In May 2018, we held a co-design workshop to bring together students, teachers, researchers and policy-makers to explore building a living curriculum for cultural heritage and STEM. Some of the outputs of the workshop are now emerging and the first are two Hilali community contributions for The Hilali Toolkit.
The toolkit is based on the premise that cultural heritage, computing science and engineering teaching and learning, together with the sensitisation to qualitative research methods, can lead to engaging learning experiences for students which can have a genuine impact on education for sustainable development.
This toolkit has proven to be effective for an Egyptian audience but can also prove beneficial as a locally and culturally relevant educational resource in other Middle East & Arab countries and communities and beyond.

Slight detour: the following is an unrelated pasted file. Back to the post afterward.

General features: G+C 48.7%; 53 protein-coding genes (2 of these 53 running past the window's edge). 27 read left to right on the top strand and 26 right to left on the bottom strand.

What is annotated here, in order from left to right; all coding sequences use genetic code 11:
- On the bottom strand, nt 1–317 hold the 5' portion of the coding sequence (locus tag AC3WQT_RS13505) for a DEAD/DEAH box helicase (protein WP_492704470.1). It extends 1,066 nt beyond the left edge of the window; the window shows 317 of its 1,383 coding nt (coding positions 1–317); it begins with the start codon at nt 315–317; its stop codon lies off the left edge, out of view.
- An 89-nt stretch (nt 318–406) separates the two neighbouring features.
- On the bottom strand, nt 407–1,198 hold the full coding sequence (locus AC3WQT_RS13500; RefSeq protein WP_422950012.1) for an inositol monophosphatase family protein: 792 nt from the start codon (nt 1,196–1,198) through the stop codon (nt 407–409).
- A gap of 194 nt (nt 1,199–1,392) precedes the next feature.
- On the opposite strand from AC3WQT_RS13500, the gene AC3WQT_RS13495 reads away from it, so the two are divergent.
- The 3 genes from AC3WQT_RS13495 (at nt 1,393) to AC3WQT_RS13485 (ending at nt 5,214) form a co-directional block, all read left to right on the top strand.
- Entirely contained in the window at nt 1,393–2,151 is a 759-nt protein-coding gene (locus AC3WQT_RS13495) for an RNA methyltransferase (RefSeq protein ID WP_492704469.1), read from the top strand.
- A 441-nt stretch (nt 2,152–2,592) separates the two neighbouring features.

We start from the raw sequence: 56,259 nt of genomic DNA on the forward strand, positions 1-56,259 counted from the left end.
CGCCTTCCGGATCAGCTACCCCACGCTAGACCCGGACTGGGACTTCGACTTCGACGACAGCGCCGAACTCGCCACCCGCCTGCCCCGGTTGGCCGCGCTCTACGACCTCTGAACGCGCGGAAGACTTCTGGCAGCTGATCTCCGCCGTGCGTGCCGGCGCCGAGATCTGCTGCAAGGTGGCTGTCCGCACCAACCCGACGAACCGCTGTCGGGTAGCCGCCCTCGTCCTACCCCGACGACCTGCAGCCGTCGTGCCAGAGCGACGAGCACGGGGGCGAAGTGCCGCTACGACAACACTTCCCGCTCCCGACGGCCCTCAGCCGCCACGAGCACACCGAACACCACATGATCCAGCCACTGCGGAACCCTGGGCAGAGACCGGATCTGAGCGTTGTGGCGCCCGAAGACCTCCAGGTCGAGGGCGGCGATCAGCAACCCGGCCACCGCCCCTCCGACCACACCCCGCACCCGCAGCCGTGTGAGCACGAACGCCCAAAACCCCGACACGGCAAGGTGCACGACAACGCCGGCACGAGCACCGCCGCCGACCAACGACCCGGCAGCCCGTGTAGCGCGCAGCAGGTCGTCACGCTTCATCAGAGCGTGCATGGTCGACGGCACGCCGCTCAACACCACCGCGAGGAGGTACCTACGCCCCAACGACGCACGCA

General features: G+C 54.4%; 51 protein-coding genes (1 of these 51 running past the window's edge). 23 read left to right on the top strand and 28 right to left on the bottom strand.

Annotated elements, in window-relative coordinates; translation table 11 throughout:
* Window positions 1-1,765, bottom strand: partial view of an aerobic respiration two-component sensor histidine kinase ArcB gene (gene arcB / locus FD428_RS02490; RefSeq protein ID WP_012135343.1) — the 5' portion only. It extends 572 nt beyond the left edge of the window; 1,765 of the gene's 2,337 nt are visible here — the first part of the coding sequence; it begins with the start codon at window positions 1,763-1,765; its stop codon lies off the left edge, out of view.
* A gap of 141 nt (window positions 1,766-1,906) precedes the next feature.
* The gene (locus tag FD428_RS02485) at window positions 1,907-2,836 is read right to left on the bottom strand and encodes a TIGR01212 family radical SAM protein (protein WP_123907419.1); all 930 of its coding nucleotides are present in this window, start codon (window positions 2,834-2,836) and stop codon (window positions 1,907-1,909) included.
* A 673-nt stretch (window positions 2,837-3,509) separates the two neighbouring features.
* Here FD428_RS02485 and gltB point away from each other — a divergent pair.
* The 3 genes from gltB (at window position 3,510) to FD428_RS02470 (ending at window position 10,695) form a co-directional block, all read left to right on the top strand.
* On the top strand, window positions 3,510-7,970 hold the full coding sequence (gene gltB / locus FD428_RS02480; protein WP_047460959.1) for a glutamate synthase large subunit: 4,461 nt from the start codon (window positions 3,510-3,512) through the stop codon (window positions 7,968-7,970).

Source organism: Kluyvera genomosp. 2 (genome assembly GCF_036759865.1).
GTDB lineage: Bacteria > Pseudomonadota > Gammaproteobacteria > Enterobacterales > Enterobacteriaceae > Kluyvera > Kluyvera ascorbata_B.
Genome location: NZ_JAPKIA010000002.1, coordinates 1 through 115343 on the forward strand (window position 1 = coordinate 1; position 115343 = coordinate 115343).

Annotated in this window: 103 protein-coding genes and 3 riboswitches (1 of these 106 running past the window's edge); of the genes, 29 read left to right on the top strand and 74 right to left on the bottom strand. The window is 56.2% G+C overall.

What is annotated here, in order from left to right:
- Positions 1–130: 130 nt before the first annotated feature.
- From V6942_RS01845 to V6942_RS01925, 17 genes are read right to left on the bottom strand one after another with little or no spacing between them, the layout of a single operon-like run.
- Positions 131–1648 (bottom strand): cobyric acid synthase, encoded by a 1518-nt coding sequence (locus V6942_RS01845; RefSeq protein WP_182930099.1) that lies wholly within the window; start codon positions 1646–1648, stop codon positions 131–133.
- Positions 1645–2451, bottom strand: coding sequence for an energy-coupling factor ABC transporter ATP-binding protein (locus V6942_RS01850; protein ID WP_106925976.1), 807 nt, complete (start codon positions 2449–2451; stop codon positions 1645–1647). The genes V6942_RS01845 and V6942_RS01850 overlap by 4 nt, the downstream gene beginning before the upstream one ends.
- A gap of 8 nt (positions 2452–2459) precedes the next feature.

We continue to grow our network and the toolkit and invite local, regional and national cultural heritage organisations and policy makers, students, teachers and researchers to participate and re-mix, adapt the open educational resources and technologies made available.
The co-created activities and our developing framework to help build a living curriculum for cultural heritage and STEM form part of a new set of institutional resources we are now creating for higher education in the UK and beyond. This will support interdisciplinary learning and teaching with technology where students and communities as partners play a key role in developing curriculum innovation.
Check out our new community contributions: